The God of War franchise is well known for its action packed set pieces and boss battles, God of War III is arguably the best to date. The titans are fully interactive during combat - think Shadow of the Colossus on steroids. The game's opening sequence features Kratos fighting all over Gaia as she climbs Mount Olympus while they both simultaneously battle Poseidon. This sequence, and others like it later, can only be described as awe inspiring. The sense of scale as the camera pans in and out revealing just how insignificant Kratos can be in some of these scenes is truly amazing. The more traditional boss battles are also memorable. For the most part they are expertly crafted, have tons of variety, and occur at unexpected times which makes them feel seamlessly integrated into the rest of the game.

Combat God of War 3

Pacing is another reason God of War III stands out. Sony Santa Monica seem to have the balance between combat, platforming and puzzle solving down to a science. There's always a steady stream of new mechanics or slight variations on other ideas, so rarely does any one thing over stay its welcome and get tedious. There are a few situations late in the game where a battle can last too long in one area, but generally the pacing is solid which makes the game hard to put down. God of War III is a very engaging game, in the same way Uncharted 2 was, which is high praise.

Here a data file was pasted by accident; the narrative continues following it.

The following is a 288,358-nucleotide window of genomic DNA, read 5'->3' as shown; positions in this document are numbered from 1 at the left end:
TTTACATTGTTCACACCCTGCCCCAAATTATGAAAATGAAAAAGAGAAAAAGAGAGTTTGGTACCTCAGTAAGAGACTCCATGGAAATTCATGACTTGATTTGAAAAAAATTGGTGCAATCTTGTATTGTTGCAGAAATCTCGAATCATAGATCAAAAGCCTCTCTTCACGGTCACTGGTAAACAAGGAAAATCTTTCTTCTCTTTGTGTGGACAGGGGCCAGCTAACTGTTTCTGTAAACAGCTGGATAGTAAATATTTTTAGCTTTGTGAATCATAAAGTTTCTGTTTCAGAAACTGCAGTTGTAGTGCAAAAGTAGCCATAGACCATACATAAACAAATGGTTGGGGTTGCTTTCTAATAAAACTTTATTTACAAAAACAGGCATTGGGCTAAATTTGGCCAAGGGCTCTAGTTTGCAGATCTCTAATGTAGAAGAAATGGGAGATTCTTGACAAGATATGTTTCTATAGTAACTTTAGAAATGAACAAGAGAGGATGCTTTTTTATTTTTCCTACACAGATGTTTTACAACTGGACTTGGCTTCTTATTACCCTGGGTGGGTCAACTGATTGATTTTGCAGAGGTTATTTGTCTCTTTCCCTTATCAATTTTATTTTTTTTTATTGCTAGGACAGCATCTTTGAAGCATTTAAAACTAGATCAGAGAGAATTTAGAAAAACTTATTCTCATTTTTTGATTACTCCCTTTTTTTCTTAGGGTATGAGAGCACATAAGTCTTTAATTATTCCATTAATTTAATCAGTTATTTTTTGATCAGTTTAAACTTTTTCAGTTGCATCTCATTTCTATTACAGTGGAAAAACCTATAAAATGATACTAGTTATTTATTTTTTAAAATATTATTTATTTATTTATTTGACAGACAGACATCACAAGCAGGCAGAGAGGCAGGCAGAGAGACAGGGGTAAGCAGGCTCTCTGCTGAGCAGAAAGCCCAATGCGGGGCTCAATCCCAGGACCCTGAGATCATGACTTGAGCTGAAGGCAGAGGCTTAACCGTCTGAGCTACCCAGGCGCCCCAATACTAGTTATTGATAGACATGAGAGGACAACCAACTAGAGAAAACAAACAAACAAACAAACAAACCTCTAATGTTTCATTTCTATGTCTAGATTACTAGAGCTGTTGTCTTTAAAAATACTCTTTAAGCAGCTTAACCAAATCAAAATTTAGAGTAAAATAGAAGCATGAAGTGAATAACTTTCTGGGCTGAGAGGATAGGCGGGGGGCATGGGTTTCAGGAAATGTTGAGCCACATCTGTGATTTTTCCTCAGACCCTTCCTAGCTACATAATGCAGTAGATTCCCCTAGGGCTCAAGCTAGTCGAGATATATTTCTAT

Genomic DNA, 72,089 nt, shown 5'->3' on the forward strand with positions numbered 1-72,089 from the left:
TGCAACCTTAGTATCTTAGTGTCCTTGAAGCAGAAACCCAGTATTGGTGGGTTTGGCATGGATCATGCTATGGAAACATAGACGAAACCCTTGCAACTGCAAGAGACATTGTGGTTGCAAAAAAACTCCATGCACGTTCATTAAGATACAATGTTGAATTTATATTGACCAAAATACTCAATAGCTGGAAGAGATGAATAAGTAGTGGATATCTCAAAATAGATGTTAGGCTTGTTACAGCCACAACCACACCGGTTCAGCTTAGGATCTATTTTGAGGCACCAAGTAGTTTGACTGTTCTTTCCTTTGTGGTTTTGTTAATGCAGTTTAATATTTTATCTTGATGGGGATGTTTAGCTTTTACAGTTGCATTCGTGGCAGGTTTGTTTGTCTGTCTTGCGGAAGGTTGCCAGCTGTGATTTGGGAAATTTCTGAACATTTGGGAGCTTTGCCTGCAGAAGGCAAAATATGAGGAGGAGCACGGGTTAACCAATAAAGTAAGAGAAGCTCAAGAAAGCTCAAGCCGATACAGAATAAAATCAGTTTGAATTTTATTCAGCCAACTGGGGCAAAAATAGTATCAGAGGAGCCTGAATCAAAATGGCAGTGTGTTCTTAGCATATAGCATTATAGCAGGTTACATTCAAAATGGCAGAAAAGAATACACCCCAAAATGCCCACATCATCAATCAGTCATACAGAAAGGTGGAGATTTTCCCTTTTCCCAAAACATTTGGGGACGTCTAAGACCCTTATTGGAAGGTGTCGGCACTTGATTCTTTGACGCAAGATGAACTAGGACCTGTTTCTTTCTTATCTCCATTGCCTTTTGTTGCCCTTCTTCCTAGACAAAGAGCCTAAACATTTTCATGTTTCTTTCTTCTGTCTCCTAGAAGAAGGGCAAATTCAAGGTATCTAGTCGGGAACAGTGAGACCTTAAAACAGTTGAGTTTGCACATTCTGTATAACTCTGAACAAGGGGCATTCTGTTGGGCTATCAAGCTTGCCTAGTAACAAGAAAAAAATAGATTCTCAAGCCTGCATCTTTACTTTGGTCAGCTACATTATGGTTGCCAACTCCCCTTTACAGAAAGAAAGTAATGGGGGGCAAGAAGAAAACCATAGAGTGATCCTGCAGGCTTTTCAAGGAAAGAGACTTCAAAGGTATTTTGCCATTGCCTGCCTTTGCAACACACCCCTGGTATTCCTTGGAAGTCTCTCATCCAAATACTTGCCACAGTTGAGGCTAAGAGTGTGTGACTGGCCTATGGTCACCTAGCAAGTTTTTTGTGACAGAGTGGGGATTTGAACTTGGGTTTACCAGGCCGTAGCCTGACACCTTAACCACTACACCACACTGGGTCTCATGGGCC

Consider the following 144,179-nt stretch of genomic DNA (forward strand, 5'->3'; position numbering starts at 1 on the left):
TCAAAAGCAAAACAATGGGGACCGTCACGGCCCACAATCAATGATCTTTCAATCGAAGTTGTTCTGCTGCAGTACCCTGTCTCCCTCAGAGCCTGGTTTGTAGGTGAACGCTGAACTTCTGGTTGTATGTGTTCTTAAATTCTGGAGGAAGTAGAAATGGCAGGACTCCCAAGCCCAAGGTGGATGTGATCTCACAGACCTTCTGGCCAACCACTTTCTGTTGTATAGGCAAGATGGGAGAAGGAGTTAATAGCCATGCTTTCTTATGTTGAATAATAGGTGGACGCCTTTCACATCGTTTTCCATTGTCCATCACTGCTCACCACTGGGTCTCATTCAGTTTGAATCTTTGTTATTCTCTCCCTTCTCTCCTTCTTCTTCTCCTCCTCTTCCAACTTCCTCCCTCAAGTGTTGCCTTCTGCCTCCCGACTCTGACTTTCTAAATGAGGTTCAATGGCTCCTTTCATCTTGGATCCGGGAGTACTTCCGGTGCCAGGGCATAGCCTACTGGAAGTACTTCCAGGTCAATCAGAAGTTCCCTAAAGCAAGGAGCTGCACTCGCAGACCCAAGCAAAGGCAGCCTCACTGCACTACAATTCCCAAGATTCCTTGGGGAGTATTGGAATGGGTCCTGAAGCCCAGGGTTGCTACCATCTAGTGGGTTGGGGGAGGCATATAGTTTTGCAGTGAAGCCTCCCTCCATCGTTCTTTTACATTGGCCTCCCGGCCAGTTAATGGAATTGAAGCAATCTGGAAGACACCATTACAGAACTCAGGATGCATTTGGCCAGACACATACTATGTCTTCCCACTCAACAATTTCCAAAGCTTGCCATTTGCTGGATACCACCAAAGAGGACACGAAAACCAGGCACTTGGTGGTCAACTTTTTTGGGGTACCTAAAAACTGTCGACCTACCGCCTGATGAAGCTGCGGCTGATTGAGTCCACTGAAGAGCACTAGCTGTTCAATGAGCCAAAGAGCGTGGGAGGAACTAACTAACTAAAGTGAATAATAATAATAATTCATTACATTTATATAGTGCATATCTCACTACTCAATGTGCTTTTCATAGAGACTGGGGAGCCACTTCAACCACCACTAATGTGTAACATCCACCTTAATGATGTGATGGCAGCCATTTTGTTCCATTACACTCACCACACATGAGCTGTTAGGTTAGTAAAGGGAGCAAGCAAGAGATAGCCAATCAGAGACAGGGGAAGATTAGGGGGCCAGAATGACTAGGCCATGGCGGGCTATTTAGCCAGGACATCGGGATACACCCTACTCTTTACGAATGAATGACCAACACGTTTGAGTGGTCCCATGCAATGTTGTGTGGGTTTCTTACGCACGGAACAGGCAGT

God of War III is also comparable to Uncharted 2 in terms of presentation, both games have top notch production values. From a technical standpoint, there are few games on consoles that can be considered in the same conversation as God of War III graphically; the character models and environments are incredibly detailed, there is a great deal of colour and variety in the levels, and the frame rate is smooth no matter what's happening on screen. God of War continues to be on the cutting edge in terms of visual performance. Sound wise, the soundtrack and voice acting complement the overall package well. Powerful orchestral tracks really help set the tone for the key set pieces. Overall, the presentation is fantastic.

After completing the story mode, which clocks in at around 8 to 10 hours, there are a few incentives for players to go back. A second play through is desirable because of the amazing set pieces alone; harder difficulty settings, challenges modes and unlockable items are available for those who want another reason. Casual players will get a good challenge from normal mode, whereas titan mode is better suited to the experienced player. The downside to replaying on a different setting is that items don't carry over between saves. It's a very minor complaint but nevertheless is an odd omission.

Final Thoughts

The critical and commercial success of the first two God of War games set expectations high for the third installment. Not only did Sony Santa Monica meet these expectations, in many ways, they exceeded them. God of War III is a spectacular game experience; everything that was great about the previous games has been refined, the action is relentless, the combat is fluid and versatile, the presentation, both visually and audibly, is among the best in gaming today, and the set pieces are mind blowing. It's a thrilling conclusion to the trilogy.